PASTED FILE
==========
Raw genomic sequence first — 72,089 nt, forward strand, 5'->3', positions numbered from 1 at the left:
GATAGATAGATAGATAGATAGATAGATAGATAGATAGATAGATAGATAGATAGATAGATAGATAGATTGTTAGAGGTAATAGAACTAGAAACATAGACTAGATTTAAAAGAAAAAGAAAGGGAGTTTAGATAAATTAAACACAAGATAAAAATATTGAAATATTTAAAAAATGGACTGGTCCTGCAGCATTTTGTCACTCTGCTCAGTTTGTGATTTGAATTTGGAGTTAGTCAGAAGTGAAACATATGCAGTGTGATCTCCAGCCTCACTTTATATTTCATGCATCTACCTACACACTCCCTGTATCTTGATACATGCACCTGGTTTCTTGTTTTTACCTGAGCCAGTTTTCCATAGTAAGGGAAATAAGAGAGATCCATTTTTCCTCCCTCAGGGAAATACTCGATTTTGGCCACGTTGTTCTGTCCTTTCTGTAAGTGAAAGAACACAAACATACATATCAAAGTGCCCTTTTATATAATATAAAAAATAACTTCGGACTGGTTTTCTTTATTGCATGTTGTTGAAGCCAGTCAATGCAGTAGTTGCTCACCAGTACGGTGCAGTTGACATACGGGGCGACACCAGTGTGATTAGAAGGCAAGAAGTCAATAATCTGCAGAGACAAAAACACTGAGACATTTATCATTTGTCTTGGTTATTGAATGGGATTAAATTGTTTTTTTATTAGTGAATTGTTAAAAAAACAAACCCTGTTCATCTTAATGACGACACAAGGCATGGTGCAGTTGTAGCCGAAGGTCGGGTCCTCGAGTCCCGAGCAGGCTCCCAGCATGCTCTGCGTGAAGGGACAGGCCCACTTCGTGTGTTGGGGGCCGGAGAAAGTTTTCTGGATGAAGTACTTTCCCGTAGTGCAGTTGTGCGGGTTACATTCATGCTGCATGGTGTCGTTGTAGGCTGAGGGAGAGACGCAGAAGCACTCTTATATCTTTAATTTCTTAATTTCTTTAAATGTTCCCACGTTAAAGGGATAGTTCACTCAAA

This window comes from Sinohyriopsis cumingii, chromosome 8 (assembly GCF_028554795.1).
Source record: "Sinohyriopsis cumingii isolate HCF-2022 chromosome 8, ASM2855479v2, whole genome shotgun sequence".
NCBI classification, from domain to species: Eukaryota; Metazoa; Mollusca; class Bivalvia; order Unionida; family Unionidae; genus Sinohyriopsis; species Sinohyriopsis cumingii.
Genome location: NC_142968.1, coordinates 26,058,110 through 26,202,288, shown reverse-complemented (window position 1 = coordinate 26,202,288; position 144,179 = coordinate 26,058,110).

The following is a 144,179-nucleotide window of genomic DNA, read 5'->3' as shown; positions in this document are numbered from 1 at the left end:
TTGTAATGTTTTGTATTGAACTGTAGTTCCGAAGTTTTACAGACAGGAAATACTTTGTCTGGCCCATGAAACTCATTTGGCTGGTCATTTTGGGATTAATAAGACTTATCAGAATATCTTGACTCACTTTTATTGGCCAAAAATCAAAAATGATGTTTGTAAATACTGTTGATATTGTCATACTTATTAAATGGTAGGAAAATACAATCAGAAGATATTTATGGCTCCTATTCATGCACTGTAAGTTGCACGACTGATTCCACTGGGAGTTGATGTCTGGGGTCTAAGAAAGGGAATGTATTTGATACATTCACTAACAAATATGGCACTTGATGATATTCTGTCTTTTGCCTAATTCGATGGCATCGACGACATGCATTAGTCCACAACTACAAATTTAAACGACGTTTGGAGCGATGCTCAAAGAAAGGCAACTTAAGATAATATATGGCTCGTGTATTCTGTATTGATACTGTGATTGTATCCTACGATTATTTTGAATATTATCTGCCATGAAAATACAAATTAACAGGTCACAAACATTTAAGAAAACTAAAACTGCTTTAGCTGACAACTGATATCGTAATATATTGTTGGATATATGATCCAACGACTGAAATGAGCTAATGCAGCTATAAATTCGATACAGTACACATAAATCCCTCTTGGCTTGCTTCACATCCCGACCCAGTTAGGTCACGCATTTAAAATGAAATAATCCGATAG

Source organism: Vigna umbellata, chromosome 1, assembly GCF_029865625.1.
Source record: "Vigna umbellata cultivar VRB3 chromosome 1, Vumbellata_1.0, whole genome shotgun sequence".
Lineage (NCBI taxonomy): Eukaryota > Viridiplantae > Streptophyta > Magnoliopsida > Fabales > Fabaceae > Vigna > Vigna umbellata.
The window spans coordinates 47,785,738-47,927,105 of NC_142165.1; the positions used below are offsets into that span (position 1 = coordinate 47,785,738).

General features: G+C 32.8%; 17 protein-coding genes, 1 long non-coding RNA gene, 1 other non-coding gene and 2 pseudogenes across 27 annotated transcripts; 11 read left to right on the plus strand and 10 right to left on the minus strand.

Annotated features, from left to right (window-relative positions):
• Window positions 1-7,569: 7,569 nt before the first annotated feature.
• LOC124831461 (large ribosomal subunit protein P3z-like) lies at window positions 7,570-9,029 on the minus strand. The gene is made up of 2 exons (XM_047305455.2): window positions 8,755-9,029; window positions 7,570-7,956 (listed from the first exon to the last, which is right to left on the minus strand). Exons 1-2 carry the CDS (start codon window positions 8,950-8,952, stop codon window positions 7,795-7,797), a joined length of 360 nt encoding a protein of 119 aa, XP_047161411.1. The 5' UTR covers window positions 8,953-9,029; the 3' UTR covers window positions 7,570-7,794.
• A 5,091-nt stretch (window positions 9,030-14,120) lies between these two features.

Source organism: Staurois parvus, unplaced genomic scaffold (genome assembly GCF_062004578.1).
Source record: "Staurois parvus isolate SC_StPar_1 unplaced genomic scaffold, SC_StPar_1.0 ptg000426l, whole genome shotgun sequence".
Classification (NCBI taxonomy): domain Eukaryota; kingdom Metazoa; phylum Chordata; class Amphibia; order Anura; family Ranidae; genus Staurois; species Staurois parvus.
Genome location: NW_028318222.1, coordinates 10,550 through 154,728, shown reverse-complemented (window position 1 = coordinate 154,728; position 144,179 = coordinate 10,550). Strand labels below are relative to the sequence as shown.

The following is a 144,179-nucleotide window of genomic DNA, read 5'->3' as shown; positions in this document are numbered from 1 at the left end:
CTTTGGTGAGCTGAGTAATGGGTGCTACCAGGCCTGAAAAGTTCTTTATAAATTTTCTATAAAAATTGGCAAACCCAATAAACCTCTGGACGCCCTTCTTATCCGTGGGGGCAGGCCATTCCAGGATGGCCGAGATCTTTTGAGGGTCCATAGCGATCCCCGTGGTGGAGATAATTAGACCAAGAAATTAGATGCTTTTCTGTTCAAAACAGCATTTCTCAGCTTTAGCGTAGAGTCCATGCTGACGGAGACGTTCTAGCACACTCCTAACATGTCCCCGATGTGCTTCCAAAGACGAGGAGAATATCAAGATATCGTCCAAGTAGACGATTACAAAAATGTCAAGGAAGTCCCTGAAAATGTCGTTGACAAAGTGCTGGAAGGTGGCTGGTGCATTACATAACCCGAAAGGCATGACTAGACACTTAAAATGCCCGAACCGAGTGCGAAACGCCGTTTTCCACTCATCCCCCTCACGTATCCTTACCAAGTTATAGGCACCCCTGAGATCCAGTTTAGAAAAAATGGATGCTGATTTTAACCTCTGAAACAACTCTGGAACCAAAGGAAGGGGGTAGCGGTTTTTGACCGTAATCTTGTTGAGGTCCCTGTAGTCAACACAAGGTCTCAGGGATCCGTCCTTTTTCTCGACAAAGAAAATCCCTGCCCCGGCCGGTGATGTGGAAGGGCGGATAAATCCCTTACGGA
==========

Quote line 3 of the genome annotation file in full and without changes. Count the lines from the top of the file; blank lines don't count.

This window comes from Sinohyriopsis cumingii, chromosome 8 (assembly GCF_028554795.1).